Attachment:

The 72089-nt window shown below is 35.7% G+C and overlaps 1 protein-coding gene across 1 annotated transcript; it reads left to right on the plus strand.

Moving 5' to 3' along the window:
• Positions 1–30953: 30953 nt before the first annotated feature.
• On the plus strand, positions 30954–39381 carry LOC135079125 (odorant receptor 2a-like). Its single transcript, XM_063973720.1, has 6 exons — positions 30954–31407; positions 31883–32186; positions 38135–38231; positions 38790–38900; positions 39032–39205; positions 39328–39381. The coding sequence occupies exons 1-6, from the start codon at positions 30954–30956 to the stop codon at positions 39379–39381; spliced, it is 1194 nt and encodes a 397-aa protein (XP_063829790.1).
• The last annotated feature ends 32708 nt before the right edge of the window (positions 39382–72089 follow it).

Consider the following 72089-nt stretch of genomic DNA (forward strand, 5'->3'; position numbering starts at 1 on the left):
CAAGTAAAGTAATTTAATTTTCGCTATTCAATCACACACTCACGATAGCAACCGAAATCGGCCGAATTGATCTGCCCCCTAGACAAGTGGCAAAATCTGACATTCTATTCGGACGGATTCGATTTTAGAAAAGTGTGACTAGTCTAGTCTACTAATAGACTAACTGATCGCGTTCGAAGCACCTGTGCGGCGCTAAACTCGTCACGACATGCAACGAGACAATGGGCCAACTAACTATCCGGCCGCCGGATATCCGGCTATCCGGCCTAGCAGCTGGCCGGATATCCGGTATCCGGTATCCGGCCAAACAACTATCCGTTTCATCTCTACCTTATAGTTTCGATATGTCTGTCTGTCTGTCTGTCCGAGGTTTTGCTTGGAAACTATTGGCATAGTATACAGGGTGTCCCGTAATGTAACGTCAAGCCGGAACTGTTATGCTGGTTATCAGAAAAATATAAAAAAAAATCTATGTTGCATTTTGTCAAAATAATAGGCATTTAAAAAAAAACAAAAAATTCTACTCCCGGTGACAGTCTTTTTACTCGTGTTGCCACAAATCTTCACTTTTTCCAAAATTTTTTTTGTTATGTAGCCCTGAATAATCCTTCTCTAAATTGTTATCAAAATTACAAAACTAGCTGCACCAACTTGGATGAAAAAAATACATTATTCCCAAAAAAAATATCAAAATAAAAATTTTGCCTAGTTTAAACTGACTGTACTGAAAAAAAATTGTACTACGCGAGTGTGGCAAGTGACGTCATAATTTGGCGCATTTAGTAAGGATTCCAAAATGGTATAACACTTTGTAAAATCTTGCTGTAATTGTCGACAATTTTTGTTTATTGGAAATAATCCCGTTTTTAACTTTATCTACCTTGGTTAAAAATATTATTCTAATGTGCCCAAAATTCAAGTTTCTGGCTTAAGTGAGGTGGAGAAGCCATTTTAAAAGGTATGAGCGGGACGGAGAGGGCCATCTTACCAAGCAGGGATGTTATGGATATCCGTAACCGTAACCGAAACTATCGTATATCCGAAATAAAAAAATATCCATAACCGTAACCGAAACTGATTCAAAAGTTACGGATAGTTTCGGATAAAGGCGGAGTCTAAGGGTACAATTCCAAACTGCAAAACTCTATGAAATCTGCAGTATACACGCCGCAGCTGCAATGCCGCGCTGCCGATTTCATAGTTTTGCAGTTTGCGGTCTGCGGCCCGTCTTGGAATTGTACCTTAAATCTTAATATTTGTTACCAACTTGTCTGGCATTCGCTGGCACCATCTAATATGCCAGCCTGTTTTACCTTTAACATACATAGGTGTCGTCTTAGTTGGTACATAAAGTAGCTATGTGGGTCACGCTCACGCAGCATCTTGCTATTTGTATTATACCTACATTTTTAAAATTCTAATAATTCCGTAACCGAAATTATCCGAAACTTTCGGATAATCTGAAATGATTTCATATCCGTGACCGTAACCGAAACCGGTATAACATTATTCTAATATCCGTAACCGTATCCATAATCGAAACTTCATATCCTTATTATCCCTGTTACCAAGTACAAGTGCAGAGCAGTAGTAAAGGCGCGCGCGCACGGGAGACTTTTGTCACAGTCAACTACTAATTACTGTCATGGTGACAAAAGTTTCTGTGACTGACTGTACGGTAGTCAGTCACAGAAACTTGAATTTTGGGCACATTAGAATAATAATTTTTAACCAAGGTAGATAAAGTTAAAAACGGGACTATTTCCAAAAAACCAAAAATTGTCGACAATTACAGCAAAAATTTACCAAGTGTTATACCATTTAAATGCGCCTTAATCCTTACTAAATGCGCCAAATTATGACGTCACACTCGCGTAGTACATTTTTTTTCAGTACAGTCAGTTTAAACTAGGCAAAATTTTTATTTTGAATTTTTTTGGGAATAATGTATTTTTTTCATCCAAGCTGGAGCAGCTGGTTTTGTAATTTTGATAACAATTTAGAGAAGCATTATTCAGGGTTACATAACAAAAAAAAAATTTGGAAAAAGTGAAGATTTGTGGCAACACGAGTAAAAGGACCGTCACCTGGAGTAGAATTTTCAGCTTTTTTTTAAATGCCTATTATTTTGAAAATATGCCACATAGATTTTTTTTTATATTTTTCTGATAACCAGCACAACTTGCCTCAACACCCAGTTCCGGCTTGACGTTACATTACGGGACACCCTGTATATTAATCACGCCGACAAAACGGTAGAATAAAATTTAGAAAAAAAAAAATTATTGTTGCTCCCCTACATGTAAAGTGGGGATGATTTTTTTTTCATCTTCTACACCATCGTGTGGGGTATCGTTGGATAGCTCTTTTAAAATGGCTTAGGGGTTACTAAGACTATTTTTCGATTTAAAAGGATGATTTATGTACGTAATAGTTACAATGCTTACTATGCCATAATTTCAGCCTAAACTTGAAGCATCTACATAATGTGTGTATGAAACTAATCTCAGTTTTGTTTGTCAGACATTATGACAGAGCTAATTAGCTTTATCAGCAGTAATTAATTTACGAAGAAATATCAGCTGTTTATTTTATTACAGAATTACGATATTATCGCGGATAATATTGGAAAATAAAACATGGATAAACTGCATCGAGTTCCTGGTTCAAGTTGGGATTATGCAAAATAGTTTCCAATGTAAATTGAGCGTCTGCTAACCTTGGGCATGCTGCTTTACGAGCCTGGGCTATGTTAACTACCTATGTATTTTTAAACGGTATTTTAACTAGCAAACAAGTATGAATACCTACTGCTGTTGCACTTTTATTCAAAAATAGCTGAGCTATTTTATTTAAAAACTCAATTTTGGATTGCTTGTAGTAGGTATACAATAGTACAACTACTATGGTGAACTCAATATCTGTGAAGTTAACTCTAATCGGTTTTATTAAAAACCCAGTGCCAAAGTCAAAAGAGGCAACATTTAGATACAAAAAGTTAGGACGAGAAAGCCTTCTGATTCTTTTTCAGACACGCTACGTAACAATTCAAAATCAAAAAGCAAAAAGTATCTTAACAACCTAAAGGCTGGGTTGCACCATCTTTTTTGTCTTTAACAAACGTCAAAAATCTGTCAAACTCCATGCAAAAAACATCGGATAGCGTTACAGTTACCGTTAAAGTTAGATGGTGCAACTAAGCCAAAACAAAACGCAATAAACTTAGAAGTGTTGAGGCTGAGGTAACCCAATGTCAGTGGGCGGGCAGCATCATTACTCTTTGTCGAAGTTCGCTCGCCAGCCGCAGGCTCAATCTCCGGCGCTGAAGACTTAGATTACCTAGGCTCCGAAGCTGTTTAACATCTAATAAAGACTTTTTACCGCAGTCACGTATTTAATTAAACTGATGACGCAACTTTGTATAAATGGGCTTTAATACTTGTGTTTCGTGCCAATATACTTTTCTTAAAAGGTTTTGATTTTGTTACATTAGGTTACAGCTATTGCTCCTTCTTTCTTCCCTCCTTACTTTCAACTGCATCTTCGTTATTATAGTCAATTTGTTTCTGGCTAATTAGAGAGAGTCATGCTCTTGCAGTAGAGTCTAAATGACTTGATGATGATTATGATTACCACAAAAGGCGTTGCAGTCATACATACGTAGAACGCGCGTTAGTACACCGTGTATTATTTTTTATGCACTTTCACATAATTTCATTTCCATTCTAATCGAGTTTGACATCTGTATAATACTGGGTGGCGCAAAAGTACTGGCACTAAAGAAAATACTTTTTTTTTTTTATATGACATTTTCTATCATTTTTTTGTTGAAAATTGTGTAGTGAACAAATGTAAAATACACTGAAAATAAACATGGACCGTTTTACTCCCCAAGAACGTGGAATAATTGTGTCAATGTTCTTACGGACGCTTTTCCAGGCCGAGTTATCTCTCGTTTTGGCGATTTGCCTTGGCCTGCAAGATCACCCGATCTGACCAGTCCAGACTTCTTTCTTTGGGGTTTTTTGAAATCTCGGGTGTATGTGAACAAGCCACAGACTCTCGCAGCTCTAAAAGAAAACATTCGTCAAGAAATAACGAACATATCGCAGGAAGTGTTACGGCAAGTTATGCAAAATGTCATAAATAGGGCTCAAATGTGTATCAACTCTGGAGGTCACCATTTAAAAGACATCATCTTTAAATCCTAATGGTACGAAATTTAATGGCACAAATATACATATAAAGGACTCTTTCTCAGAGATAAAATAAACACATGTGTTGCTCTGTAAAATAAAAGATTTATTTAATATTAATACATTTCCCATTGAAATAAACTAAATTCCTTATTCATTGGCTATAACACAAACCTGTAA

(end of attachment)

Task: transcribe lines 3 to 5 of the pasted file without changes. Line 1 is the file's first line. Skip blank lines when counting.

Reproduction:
• Positions 1–30953: 30953 nt before the first annotated feature.
• On the plus strand, positions 30954–39381 carry LOC135079125 (odorant receptor 2a-like). Its single transcript, XM_063973720.1, has 6 exons — positions 30954–31407; positions 31883–32186; positions 38135–38231; positions 38790–38900; positions 39032–39205; positions 39328–39381. The coding sequence occupies exons 1-6, from the start codon at positions 30954–30956 to the stop codon at positions 39379–39381; spliced, it is 1194 nt and encodes a 397-aa protein (XP_063829790.1).
• The last annotated feature ends 32708 nt before the right edge of the window (positions 39382–72089 follow it).